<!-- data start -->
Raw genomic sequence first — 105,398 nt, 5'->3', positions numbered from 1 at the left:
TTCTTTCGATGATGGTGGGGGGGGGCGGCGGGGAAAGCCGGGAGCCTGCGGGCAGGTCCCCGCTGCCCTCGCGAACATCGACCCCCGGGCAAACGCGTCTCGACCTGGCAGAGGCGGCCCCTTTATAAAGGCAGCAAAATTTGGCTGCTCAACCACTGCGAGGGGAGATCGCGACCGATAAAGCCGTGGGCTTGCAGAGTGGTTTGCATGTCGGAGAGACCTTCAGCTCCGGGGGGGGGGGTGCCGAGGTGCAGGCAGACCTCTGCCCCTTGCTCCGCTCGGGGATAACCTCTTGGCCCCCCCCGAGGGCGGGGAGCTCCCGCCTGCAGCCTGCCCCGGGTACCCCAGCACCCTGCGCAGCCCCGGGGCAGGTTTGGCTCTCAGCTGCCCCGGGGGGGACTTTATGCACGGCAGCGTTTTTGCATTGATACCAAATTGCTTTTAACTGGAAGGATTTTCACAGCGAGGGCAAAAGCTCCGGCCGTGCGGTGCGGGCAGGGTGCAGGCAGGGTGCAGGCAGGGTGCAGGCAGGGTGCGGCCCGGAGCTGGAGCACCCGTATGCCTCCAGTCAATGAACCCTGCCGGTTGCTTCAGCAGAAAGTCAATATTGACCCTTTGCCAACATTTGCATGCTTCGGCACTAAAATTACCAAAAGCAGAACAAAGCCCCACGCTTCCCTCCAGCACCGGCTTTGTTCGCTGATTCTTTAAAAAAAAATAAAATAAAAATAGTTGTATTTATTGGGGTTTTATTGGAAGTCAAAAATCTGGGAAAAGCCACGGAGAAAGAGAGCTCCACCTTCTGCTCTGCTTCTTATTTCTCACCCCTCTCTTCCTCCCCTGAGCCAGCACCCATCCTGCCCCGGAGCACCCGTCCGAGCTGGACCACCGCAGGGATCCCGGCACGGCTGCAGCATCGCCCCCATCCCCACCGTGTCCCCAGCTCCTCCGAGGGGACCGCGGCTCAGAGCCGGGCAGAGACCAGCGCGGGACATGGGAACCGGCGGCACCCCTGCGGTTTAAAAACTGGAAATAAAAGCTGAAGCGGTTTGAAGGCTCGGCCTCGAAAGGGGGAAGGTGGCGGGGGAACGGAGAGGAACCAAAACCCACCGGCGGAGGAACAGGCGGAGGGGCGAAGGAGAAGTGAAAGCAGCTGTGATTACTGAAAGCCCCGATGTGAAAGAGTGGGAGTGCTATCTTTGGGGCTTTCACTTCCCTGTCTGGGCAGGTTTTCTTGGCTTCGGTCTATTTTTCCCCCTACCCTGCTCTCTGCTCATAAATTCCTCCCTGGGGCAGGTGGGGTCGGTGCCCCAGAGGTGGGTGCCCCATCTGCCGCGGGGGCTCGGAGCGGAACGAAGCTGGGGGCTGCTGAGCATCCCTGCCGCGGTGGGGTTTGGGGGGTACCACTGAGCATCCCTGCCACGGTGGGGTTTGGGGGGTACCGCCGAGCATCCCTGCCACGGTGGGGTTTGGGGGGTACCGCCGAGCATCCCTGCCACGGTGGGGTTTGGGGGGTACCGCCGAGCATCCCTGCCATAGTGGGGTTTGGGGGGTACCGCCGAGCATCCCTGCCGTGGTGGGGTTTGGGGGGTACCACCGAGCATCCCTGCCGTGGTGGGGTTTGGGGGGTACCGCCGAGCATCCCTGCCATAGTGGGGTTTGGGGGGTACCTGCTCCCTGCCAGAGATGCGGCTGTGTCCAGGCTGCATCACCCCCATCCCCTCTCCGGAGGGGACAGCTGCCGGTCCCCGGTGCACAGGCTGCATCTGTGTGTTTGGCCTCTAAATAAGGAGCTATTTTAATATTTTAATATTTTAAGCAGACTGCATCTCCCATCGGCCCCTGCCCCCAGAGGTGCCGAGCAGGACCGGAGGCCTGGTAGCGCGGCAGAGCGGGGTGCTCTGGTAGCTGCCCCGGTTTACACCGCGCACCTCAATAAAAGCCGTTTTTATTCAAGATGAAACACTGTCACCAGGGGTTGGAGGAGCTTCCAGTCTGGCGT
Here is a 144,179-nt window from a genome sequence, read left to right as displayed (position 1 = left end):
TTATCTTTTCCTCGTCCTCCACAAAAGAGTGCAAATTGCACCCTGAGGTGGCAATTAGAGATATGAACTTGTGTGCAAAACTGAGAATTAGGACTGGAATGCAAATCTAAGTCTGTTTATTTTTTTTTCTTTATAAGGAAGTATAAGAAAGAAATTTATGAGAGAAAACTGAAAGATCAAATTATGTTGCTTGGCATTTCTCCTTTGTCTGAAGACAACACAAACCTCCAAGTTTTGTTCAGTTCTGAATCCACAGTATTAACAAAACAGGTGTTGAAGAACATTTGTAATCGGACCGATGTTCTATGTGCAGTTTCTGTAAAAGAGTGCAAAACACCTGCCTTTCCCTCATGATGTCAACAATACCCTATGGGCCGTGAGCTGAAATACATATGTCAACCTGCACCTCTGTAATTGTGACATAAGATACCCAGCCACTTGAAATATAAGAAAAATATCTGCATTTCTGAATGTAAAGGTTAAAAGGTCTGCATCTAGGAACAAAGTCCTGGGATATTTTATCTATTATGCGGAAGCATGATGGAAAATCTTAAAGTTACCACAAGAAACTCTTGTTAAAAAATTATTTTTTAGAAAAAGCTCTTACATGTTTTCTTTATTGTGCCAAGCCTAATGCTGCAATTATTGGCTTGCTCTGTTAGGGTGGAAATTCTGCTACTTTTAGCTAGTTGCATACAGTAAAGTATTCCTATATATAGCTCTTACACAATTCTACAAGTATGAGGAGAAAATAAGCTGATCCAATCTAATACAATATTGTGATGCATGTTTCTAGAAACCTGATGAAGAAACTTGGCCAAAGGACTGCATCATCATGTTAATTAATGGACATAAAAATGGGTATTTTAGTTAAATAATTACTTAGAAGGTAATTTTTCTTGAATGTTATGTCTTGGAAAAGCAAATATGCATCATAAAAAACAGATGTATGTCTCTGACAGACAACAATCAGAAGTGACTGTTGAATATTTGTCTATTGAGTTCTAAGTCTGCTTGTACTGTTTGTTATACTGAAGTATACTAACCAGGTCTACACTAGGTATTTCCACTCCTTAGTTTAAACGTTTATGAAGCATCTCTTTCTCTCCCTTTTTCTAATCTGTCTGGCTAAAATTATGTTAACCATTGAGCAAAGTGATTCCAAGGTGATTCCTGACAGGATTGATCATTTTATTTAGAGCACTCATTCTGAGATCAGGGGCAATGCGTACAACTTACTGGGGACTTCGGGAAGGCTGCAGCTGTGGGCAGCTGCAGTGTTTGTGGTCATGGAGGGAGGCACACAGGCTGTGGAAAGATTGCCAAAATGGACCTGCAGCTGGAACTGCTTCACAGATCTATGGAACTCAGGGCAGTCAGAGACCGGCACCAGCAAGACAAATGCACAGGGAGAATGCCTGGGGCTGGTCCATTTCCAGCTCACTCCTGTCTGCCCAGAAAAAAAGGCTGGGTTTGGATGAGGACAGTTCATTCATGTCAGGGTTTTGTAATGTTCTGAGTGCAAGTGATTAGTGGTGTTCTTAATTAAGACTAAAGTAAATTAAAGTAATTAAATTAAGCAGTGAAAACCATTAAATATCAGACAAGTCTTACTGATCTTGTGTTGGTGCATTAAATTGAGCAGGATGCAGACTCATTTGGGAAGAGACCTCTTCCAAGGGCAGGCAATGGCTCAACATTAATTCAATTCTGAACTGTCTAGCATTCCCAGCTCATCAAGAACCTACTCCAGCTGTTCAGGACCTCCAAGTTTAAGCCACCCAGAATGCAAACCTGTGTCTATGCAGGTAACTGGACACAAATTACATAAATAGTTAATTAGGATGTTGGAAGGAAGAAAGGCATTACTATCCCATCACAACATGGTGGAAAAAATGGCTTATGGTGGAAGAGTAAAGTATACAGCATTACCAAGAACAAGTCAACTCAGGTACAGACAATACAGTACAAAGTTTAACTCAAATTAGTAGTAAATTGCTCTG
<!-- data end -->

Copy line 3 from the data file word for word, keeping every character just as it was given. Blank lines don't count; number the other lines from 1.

Here is a 144,179-nt window from a genome sequence, read left to right as displayed (position 1 = left end):